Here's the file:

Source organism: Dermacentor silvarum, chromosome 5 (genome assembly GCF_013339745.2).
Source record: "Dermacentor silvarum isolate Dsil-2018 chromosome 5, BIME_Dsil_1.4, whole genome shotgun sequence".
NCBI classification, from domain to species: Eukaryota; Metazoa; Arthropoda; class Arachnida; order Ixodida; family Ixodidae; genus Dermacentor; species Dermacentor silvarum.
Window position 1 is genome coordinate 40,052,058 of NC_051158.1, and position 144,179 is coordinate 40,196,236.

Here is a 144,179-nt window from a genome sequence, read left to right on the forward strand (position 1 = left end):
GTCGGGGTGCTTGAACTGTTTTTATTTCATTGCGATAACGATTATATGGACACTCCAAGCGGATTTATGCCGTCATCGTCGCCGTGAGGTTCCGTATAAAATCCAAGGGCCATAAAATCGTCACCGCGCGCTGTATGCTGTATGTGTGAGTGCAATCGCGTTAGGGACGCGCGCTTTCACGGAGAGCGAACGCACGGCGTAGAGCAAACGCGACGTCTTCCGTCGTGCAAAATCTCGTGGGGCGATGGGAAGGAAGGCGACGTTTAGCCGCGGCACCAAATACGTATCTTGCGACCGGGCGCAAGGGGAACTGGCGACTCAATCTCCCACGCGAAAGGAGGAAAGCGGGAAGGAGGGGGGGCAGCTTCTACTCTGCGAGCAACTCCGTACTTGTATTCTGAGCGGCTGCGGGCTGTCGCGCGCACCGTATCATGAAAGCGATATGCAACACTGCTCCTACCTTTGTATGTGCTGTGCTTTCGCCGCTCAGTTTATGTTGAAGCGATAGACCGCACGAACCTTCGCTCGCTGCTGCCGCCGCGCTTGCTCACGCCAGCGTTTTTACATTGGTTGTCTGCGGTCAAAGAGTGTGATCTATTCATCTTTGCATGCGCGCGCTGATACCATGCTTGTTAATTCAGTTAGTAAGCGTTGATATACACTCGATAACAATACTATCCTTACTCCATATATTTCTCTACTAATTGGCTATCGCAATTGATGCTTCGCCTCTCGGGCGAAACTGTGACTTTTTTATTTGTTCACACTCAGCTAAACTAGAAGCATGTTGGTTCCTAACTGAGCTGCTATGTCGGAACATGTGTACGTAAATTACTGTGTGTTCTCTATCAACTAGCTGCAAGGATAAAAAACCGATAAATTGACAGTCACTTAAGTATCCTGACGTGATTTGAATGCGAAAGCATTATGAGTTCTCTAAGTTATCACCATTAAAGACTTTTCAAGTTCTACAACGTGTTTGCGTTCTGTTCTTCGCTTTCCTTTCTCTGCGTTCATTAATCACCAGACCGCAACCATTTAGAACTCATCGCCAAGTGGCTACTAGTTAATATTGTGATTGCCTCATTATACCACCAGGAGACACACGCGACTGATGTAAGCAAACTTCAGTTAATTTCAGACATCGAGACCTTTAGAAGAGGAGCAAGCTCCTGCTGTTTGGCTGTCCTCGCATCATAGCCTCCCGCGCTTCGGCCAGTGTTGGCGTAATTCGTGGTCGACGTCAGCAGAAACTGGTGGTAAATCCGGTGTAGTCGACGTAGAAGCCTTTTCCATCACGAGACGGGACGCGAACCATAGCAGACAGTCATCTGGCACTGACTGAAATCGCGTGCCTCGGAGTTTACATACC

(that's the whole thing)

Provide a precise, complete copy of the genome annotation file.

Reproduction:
Source organism: Dermacentor silvarum, chromosome 5 (genome assembly GCF_013339745.2).
Source record: "Dermacentor silvarum isolate Dsil-2018 chromosome 5, BIME_Dsil_1.4, whole genome shotgun sequence".
NCBI classification, from domain to species: Eukaryota; Metazoa; Arthropoda; class Arachnida; order Ixodida; family Ixodidae; genus Dermacentor; species Dermacentor silvarum.
Window position 1 is genome coordinate 40,052,058 of NC_051158.1, and position 144,179 is coordinate 40,196,236.

Here is a 144,179-nt window from a genome sequence, read left to right on the forward strand (position 1 = left end):
GTCGGGGTGCTTGAACTGTTTTTATTTCATTGCGATAACGATTATATGGACACTCCAAGCGGATTTATGCCGTCATCGTCGCCGTGAGGTTCCGTATAAAATCCAAGGGCCATAAAATCGTCACCGCGCGCTGTATGCTGTATGTGTGAGTGCAATCGCGTTAGGGACGCGCGCTTTCACGGAGAGCGAACGCACGGCGTAGAGCAAACGCGACGTCTTCCGTCGTGCAAAATCTCGTGGGGCGATGGGAAGGAAGGCGACGTTTAGCCGCGGCACCAAATACGTATCTTGCGACCGGGCGCAAGGGGAACTGGCGACTCAATCTCCCACGCGAAAGGAGGAAAGCGGGAAGGAGGGGGGGCAGCTTCTACTCTGCGAGCAACTCCGTACTTGTATTCTGAGCGGCTGCGGGCTGTCGCGCGCACCGTATCATGAAAGCGATATGCAACACTGCTCCTACCTTTGTATGTGCTGTGCTTTCGCCGCTCAGTTTATGTTGAAGCGATAGACCGCACGAACCTTCGCTCGCTGCTGCCGCCGCGCTTGCTCACGCCAGCGTTTTTACATTGGTTGTCTGCGGTCAAAGAGTGTGATCTATTCATCTTTGCATGCGCGCGCTGATACCATGCTTGTTAATTCAGTTAGTAAGCGTTGATATACACTCGATAACAATACTATCCTTACTCCATATATTTCTCTACTAATTGGCTATCGCAATTGATGCTTCGCCTCTCGGGCGAAACTGTGACTTTTTTATTTGTTCACACTCAGCTAAACTAGAAGCATGTTGGTTCCTAACTGAGCTGCTATGTCGGAACATGTGTACGTAAATTACTGTGTGTTCTCTATCAACTAGCTGCAAGGATAAAAAACCGATAAATTGACAGTCACTTAAGTATCCTGACGTGATTTGAATGCGAAAGCATTATGAGTTCTCTAAGTTATCACCATTAAAGACTTTTCAAGTTCTACAACGTGTTTGCGTTCTGTTCTTCGCTTTCCTTTCTCTGCGTTCATTAATCACCAGACCGCAACCATTTAGAACTCATCGCCAAGTGGCTACTAGTTAATATTGTGATTGCCTCATTATACCACCAGGAGACACACGCGACTGATGTAAGCAAACTTCAGTTAATTTCAGACATCGAGACCTTTAGAAGAGGAGCAAGCTCCTGCTGTTTGGCTGTCCTCGCATCATAGCCTCCCGCGCTTCGGCCAGTGTTGGCGTAATTCGTGGTCGACGTCAGCAGAAACTGGTGGTAAATCCGGTGTAGTCGACGTAGAAGCCTTTTCCATCACGAGACGGGACGCGAACCATAGCAGACAGTCATCTGGCACTGACTGAAATCGCGTGCCTCGGAGTTTACATACC